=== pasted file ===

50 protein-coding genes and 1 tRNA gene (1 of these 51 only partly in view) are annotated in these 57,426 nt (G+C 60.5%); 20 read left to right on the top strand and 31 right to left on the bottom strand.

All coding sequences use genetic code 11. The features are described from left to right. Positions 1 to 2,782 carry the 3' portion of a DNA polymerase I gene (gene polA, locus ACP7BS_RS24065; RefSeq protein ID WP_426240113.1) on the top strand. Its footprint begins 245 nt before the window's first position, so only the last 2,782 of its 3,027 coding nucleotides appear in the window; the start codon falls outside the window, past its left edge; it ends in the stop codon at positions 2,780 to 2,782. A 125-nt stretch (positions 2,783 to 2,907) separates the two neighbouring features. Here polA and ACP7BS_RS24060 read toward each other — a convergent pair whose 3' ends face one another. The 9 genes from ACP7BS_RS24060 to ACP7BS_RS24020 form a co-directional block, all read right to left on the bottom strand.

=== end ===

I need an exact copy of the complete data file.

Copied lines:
50 protein-coding genes and 1 tRNA gene (1 of these 51 only partly in view) are annotated in these 57,426 nt (G+C 60.5%); 20 read left to right on the top strand and 31 right to left on the bottom strand.

All coding sequences use genetic code 11. The features are described from left to right. Positions 1 to 2,782 carry the 3' portion of a DNA polymerase I gene (gene polA, locus ACP7BS_RS24065; RefSeq protein ID WP_426240113.1) on the top strand. Its footprint begins 245 nt before the window's first position, so only the last 2,782 of its 3,027 coding nucleotides appear in the window; the start codon falls outside the window, past its left edge; it ends in the stop codon at positions 2,780 to 2,782. A 125-nt stretch (positions 2,783 to 2,907) separates the two neighbouring features. Here polA and ACP7BS_RS24060 read toward each other — a convergent pair whose 3' ends face one another. The 9 genes from ACP7BS_RS24060 to ACP7BS_RS24020 form a co-directional block, all read right to left on the bottom strand.